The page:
REVIEW: 'FOREVER FEVER' IS UTTERLY JOYFUL FILMMAKING
Updated: Aug 22, 2022
Yesterday I was delighted to catch the second of two 20th anniversary screenings of Glen Goei’s 1998 film 'Forever Fever' starring Adrian Pang, Alaric Tay and a very young Pam Oei.
Set 20 years earlier still the film concerns Ah Hock, played with characteristic charisma by Pang, who yearns for a life on the open road away from his job stacking shelves in the Oriental Supermarket in 1978. Key to his escape is the glistening Triumph motorcycle he passes each day on his way home from work but sadly it remains out of reach until, that is, he spots a flyer for a local disco dancing competition offering a $5,000 reward. Only one problem, how to dance ah? Luckily he finds a mentor, on-screen at least, as 'Saturday Night Fever' has just opened across the country sparking disco fever!
Despite being based in Singapore for nearly ten years I’m still essentially an immigrant and the country has changed so much in such a short time that its still hard for me to grasp the nuances of the culture and the “unofficial” national story. This film provides a wonderful window into that past, which is why I am so glad the Asian Film Archive has restored it to 4k glory along with two others from that same year; 'Teenage Textbook' and 'Money No Enough'.
Not only did the film look great it sounded great too with hits from the disco era faithfully recreated locally because the filmmakers couldn’t afford the originals. Far from detracting from the film this, and other concessions to low-budget indie filmmaking, adds a plucky charm to the flick that must have been groundbreaking at the time, both for it’s ambition and it’s subject matter.
Beneath the hetero-normative love story between Ah Hock and his beautiful-but-doesn’t-know-it dance partner Mei (Maddy Barber), there’s a deftly dealt-with subtext about masculinity and sexuality. Ah Hock is at first resistant to even watching a film about dancing, saying its for 'ah kwa' or ‘queers'. His friends agree and he can’t even tell his parents who are disappointed that he has not turned out as well as his "brother" Leslie, the doctor.
It’s during these tense family dining scenes set in an old shop house that Oei, playing Ah Hock’s younger sister Mui, comes into her own providing comic relief as an utterly naive but sex-obsessed teen who has her head constantly buried in books of erotic fiction, herself dreaming of a more exotic life. And then there’s Leslie who has spent his whole life trying to live up to his parent’s expectation as a way to cover a deep, dark secret that seems more prescient than ever in 2018.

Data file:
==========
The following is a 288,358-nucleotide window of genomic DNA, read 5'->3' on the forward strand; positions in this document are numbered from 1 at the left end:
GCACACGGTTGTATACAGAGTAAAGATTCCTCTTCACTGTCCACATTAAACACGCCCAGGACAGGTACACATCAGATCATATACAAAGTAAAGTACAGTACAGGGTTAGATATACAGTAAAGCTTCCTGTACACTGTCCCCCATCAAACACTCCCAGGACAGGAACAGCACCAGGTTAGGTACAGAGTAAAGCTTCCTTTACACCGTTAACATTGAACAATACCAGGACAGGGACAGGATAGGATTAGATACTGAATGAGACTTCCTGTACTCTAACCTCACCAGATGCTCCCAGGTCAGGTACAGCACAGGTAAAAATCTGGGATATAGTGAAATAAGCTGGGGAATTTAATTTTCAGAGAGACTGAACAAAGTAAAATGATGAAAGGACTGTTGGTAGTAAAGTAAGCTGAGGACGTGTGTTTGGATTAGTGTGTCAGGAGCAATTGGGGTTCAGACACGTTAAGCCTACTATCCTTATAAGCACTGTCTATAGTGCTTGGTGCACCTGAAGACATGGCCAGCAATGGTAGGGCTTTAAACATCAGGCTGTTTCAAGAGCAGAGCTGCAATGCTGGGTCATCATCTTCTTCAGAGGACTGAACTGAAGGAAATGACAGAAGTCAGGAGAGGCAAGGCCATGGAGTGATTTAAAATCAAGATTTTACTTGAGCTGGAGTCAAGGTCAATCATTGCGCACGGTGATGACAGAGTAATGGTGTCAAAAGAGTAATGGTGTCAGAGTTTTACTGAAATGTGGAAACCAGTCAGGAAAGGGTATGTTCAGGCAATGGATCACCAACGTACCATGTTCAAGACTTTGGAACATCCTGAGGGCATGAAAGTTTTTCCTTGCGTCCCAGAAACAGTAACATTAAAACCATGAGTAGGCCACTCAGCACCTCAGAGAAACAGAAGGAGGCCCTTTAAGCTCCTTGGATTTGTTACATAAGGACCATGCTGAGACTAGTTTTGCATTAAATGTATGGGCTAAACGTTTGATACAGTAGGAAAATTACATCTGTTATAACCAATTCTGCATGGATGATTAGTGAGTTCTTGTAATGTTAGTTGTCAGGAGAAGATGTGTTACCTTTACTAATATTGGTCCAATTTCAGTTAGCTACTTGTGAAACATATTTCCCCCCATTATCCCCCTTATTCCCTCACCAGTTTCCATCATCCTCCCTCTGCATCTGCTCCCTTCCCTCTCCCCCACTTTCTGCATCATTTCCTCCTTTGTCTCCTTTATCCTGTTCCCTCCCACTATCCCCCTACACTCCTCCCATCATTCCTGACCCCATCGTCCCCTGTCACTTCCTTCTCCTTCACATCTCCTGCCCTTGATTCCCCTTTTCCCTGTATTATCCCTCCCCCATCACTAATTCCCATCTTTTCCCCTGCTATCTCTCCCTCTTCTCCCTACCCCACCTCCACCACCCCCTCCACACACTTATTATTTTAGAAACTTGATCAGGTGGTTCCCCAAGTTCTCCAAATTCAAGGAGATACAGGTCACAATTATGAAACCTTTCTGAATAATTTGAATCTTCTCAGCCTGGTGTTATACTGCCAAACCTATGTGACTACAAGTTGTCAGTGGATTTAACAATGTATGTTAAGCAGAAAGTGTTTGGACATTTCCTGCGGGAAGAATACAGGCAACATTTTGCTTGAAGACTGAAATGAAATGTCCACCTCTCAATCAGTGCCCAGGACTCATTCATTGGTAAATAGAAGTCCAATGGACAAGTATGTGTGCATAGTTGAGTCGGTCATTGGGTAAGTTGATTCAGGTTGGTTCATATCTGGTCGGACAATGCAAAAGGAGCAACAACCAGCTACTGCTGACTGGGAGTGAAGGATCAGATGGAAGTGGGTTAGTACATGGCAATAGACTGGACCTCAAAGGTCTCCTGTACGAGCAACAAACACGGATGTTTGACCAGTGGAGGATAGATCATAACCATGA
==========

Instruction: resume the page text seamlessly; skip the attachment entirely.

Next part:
But what about the dancing? Adrian Pang looking almost exactly the same as he does now (!) - with a sinewy, toned body that the director is not afraid to showcase - can dance, but it’s his eyes that captivate. The first time he truly let’s go and allows the music to move him he switches on that intense stare coupled with a crooked smile, aims it straight at Mei and she (plus we) simply melt.
Maddy Barber née Tan is gorgeous as Ah Hock’s ingenue although she might these days be accused of being a Manic Pixie Dream Girl archetype. Hock's gang of lads though are very natural with their group scenes having an improvisational quality, constantly talking over one another, competing to throw the best insults in thick Singlish which, I should add, has been subtitled at last.
The villain of this piece played by Pierre Png is somewhat one dimensional; a local rich kid who comes across as Danny Zucko without the irony. He drives the fastest car, dances with the hottest girl and his dad owns the supermarket at which Ah Hock works, which is all a bit too convenient to be true. He competes with Ah Hock but it’s not really clear why as he doesn’t seem to care about anything particular and his acts of villainy come across purely as plot devices e.g. when he kisses a girl, who is not his girlfriend, practically in front of her then acts surprise when she catches him.
And then there’s John Travolta. Or more accurately actor Dominic Pace playing John Travolta, playing Tony Manero from 'Saturday Night Fever', who speaks to Hock from the silver screen. This element of fantasy, which could so easily have been cheesy or tacky or simply naff, has the heart of a John Hughes flight of fancy in 'Weird Science' or 'Ferris Bueller’s Day Off'. Sure, we know it’s not really John Travolta, but it doesn’t matter because it's this that elevates the film beyond what could easily have been another kitchen sink drama.
That Ah Hock wins the competition is no spoiler, we all knew it from the outset, but how Pang and his supporting cast get him there is a joy to witness (if not the actual final dance, which in 4k, is clearly NOT Adrian Pang). Sure, the extras look disengaged and the cars in the background are clearly from the nineties but everyone seems to be having so much fun it just doesn’t matter. Miramax certainly didn’t think so when they renamed it 'That’s The Way I Like It' and released it in the US. Not a perfect film but an absolutely joyful one, relive your memories from the nineties and the seventies and go find 'Forever Fever' if you can.